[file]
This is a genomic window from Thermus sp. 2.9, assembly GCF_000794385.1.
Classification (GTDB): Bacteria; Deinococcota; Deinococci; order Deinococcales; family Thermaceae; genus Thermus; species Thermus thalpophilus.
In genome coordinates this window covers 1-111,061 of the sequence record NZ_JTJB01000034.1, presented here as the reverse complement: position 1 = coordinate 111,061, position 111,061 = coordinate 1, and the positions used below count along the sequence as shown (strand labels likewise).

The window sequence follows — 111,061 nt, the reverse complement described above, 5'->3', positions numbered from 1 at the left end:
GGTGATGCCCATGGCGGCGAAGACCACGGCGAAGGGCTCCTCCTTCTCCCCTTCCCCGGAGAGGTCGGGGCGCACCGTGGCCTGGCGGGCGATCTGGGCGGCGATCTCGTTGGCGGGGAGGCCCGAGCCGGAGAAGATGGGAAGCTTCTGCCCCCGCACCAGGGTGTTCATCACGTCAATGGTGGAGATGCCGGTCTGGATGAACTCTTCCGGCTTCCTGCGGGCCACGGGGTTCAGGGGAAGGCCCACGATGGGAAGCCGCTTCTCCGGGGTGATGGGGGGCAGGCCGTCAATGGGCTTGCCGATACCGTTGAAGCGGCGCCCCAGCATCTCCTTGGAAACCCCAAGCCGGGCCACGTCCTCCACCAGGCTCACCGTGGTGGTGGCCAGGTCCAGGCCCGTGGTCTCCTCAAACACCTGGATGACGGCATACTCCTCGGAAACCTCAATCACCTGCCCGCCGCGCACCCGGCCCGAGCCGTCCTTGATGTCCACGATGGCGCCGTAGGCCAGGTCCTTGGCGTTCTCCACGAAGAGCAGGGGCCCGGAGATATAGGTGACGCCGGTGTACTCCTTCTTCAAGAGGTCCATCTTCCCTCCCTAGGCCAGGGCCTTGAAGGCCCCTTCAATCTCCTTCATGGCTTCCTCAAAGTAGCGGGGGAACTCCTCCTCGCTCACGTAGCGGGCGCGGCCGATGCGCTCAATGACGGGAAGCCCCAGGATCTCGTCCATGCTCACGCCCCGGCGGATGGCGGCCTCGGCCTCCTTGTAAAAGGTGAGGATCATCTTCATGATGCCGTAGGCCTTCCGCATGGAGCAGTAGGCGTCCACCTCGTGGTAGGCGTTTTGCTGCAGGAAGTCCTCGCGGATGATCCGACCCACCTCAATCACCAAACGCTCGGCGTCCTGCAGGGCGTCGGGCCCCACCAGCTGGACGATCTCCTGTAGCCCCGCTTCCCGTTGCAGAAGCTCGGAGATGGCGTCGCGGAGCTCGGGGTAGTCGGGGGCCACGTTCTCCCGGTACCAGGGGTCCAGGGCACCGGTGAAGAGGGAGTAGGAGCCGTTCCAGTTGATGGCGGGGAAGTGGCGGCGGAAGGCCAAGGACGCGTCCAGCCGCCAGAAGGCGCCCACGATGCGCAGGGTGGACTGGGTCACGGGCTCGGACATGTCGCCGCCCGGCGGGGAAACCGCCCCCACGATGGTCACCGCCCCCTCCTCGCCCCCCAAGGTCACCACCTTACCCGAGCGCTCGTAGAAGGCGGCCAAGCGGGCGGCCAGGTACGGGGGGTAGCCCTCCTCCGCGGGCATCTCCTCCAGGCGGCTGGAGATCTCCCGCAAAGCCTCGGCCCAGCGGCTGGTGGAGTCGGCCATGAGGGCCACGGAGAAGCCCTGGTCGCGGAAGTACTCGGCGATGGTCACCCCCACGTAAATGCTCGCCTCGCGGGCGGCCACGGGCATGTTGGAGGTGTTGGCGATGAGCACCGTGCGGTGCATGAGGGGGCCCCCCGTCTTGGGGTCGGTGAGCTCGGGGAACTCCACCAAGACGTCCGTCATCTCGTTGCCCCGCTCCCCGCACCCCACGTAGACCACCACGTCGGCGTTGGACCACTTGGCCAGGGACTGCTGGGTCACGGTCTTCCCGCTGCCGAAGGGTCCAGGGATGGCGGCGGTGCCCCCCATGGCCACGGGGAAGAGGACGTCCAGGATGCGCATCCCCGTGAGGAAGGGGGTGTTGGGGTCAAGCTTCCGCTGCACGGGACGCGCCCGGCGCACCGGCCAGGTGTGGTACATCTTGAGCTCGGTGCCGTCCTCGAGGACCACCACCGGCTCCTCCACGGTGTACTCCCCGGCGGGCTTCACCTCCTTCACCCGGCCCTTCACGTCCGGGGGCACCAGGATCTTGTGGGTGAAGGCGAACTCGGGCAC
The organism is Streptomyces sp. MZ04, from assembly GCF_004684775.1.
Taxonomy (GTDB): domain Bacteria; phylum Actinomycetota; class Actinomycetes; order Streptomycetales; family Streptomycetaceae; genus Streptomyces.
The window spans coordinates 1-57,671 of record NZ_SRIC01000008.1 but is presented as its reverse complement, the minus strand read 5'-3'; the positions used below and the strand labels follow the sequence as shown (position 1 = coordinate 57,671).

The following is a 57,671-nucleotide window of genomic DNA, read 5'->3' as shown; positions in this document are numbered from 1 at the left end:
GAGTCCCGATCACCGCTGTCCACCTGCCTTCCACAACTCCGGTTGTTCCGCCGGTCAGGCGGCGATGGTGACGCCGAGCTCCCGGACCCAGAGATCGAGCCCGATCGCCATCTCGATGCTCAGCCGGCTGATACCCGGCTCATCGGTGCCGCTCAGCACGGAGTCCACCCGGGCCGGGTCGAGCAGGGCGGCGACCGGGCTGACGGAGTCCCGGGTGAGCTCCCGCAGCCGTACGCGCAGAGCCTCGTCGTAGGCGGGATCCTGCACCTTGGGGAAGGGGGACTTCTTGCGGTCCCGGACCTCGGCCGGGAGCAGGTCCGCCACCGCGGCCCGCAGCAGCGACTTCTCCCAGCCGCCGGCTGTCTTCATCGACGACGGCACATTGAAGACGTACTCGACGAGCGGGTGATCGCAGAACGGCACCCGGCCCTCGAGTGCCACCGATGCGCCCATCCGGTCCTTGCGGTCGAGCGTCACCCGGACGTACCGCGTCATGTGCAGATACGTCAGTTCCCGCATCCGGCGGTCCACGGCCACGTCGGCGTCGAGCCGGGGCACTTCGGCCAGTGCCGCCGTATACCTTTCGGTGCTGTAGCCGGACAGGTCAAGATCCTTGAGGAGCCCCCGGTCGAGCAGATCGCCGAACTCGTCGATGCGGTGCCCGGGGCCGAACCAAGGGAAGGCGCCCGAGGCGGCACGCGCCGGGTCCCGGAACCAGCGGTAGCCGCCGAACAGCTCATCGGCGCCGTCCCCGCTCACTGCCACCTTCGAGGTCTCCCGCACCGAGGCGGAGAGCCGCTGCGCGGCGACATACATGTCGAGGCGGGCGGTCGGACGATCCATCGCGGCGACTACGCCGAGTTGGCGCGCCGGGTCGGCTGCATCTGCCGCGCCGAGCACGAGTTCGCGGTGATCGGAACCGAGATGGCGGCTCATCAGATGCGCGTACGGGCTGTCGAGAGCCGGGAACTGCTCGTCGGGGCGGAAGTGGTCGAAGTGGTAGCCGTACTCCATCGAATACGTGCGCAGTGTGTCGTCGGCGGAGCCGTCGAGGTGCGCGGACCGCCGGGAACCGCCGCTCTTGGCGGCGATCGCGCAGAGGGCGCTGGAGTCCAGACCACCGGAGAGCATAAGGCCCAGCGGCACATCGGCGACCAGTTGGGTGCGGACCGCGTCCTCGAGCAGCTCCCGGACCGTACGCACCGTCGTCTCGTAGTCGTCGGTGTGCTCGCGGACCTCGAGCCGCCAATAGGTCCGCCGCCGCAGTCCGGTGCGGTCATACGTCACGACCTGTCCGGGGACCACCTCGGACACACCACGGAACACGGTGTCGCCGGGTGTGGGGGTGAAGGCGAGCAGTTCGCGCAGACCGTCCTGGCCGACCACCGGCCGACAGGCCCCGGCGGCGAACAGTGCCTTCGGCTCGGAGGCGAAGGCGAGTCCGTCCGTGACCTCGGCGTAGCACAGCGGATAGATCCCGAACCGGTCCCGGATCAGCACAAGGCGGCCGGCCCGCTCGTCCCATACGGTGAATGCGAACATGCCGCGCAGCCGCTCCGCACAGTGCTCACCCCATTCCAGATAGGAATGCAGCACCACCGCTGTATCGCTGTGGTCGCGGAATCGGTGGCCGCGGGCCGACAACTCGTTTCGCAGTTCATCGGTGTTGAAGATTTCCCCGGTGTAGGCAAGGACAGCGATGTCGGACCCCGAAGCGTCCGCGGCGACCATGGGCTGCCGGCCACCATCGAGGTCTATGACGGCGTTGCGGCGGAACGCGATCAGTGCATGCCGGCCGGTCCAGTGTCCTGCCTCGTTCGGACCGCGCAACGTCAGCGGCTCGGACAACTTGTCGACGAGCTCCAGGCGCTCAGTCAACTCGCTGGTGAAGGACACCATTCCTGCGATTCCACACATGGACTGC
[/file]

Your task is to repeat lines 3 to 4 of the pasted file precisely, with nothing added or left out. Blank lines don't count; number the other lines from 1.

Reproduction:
In genome coordinates this window covers 1-111,061 of the sequence record NZ_JTJB01000034.1, presented here as the reverse complement: position 1 = coordinate 111,061, position 111,061 = coordinate 1, and the positions used below count along the sequence as shown (strand labels likewise).

The window sequence follows — 111,061 nt, the reverse complement described above, 5'->3', positions numbered from 1 at the left end: